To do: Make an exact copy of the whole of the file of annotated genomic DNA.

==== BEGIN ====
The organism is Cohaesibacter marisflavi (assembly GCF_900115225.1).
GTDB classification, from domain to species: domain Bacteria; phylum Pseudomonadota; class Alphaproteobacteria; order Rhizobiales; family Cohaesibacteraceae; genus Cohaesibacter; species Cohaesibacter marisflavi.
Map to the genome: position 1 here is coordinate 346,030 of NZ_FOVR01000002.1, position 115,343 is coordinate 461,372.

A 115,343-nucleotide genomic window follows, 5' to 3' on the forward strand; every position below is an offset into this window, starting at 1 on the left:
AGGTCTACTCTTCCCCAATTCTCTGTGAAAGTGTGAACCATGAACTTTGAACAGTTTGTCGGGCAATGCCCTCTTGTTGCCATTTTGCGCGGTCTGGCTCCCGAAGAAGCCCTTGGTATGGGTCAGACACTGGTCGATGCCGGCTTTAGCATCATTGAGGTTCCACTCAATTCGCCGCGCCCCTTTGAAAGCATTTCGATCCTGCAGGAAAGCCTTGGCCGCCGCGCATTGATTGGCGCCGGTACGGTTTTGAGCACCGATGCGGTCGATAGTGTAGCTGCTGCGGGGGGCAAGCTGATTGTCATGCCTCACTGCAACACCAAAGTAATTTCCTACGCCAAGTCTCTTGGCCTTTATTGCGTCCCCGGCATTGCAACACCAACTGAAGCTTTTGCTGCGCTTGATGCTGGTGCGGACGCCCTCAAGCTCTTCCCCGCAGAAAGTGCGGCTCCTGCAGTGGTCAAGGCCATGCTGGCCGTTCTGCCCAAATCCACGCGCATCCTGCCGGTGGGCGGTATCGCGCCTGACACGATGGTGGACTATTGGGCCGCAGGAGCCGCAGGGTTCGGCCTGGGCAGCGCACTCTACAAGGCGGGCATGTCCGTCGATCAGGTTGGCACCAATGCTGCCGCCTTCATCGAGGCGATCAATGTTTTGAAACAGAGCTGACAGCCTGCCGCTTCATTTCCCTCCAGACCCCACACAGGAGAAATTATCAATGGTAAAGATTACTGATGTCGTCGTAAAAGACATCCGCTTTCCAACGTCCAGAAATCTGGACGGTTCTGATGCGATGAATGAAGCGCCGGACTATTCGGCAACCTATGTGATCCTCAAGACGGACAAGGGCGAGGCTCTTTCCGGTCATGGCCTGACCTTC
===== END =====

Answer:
The organism is Cohaesibacter marisflavi (assembly GCF_900115225.1).
GTDB classification, from domain to species: domain Bacteria; phylum Pseudomonadota; class Alphaproteobacteria; order Rhizobiales; family Cohaesibacteraceae; genus Cohaesibacter; species Cohaesibacter marisflavi.
Map to the genome: position 1 here is coordinate 346,030 of NZ_FOVR01000002.1, position 115,343 is coordinate 461,372.

A 115,343-nucleotide genomic window follows, 5' to 3' on the forward strand; every position below is an offset into this window, starting at 1 on the left:
AGGTCTACTCTTCCCCAATTCTCTGTGAAAGTGTGAACCATGAACTTTGAACAGTTTGTCGGGCAATGCCCTCTTGTTGCCATTTTGCGCGGTCTGGCTCCCGAAGAAGCCCTTGGTATGGGTCAGACACTGGTCGATGCCGGCTTTAGCATCATTGAGGTTCCACTCAATTCGCCGCGCCCCTTTGAAAGCATTTCGATCCTGCAGGAAAGCCTTGGCCGCCGCGCATTGATTGGCGCCGGTACGGTTTTGAGCACCGATGCGGTCGATAGTGTAGCTGCTGCGGGGGGCAAGCTGATTGTCATGCCTCACTGCAACACCAAAGTAATTTCCTACGCCAAGTCTCTTGGCCTTTATTGCGTCCCCGGCATTGCAACACCAACTGAAGCTTTTGCTGCGCTTGATGCTGGTGCGGACGCCCTCAAGCTCTTCCCCGCAGAAAGTGCGGCTCCTGCAGTGGTCAAGGCCATGCTGGCCGTTCTGCCCAAATCCACGCGCATCCTGCCGGTGGGCGGTATCGCGCCTGACACGATGGTGGACTATTGGGCCGCAGGAGCCGCAGGGTTCGGCCTGGGCAGCGCACTCTACAAGGCGGGCATGTCCGTCGATCAGGTTGGCACCAATGCTGCCGCCTTCATCGAGGCGATCAATGTTTTGAAACAGAGCTGACAGCCTGCCGCTTCATTTCCCTCCAGACCCCACACAGGAGAAATTATCAATGGTAAAGATTACTGATGTCGTCGTAAAAGACATCCGCTTTCCAACGTCCAGAAATCTGGACGGTTCTGATGCGATGAATGAAGCGCCGGACTATTCGGCAACCTATGTGATCCTCAAGACGGACAAGGGCGAGGCTCTTTCCGGTCATGGCCTGACCTTC